Blakley, Johanna. "Propaganda, Pop Culture & Public Diplomacy.” Warner’s War: Politics, Pop Culture & Propaganda in Wartime Hollywood 73-77.
In the book entitled Warner’s War: Politics, Pop Culture & Propaganda in Wartime Hollywood, Johanna Blakley discusses the influence the Warner Bros. studio had during the wartime and how its films and cartoons influenced public opinion and war sentiment during the time. In this chapter, Blakley specifically talks about the Warner Brothers studio and how it was deeply entrenched in the pro-war movement by creating pro-war, patriotic, and antifascist films and cartoons. The article briefly talks about how Casablanca was a prime example in which Warner Bros. used a romantic theme as a stage for propagandistic undertones which supported aiding the Allied European powers. As a whole, the article demonstrates Warner Brother’s clear intention of spreading propaganda which supported the antifascist movement. This is important because it establishes a clear connection between a pro-war studio and Casablanca. This ultimately demonstrates that the studio intended to have propagandistic undertones in its film.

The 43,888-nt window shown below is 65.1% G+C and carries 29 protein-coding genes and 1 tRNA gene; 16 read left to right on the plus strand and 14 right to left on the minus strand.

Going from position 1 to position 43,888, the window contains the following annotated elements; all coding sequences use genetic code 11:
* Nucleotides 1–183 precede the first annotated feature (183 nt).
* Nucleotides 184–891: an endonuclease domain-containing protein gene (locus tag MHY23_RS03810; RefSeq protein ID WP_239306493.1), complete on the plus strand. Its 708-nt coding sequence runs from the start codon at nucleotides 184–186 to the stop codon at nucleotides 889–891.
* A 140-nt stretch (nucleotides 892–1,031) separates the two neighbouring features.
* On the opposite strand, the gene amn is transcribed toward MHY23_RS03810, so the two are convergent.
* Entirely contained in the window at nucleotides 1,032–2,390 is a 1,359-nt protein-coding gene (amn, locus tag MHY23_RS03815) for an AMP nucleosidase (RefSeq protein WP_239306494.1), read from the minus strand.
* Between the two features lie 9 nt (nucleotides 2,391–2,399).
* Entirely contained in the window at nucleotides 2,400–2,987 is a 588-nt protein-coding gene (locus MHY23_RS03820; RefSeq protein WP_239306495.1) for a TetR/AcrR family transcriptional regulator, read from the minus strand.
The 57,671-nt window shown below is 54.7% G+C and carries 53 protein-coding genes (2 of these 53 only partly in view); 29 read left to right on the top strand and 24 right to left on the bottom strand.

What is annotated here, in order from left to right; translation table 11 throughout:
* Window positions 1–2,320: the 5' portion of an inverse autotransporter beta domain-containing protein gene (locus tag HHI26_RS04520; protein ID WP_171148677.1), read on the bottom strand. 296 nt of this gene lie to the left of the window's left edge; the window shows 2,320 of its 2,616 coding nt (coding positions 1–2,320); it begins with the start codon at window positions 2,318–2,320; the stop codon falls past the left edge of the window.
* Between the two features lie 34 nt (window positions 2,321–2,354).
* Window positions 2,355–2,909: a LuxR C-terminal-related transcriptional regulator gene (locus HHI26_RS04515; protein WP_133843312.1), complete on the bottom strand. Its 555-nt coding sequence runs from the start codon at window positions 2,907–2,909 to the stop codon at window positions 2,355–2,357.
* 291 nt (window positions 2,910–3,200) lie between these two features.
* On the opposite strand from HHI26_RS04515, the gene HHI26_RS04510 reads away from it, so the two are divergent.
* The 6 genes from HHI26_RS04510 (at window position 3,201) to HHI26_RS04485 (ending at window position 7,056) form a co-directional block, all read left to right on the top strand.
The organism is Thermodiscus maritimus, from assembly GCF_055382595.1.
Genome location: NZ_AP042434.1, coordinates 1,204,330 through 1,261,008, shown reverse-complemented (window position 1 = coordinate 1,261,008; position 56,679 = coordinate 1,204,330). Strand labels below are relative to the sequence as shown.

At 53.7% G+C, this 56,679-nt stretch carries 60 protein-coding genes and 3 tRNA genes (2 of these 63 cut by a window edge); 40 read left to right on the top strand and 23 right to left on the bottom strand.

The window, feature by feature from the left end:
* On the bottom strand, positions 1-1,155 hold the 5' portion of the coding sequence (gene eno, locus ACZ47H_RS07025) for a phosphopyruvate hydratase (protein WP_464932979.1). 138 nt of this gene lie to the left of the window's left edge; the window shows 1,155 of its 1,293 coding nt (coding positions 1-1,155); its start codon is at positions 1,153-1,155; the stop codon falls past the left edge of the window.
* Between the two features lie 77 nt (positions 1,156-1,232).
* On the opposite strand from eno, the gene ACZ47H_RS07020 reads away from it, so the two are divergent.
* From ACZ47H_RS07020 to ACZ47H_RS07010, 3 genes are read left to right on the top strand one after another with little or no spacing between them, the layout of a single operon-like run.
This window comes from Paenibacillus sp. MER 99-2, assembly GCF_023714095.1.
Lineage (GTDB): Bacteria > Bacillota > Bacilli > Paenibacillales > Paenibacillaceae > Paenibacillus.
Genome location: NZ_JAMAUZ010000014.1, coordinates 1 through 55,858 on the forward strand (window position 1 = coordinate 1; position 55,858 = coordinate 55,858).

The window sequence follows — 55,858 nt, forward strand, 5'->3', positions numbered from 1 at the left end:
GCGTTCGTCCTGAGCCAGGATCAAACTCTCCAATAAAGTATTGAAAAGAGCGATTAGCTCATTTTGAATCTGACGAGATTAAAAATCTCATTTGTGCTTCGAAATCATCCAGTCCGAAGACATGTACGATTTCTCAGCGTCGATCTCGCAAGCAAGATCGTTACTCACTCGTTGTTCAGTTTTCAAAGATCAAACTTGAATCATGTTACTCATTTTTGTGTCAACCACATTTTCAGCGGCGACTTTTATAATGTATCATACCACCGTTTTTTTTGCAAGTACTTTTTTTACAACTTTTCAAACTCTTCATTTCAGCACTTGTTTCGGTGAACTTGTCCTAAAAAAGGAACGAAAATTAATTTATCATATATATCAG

Crowther, Bosley. "'Casablanca' With Humphrey Bogart and Ingrid Bergman." New York Times 27 November 1942.
This is the original film review from the New York Times written on November 27, 1942 after the film’s release. This review, unlike the myriad of reviews on the films, gives the unique perspective of an erudite audience of that specific time period. The reviewer not only heralds the film as one of the greatest of all times, but remarks about its unique story and subtle tendencies. He demonstrates how Warner uses the action-packed thrill of the setting to enhance the romantic overtone to the film. Most importantly, the author describes how the film contained a strong political message. He writes that the film “inject[ed] a cold point of tough resistance to evil forces afoot in Europe today”. With this statement, it is apparent that the film was viewed as a propagandistic tool of the war effort. Its antifascist undertone and subliminal support for aiding the European cause against the Nazis is clearly demonstrated and understood at the time. This further shows how the film was viewed not only as a great romantic drama film, but also a powerful piece of propaganda that influenced its audiences.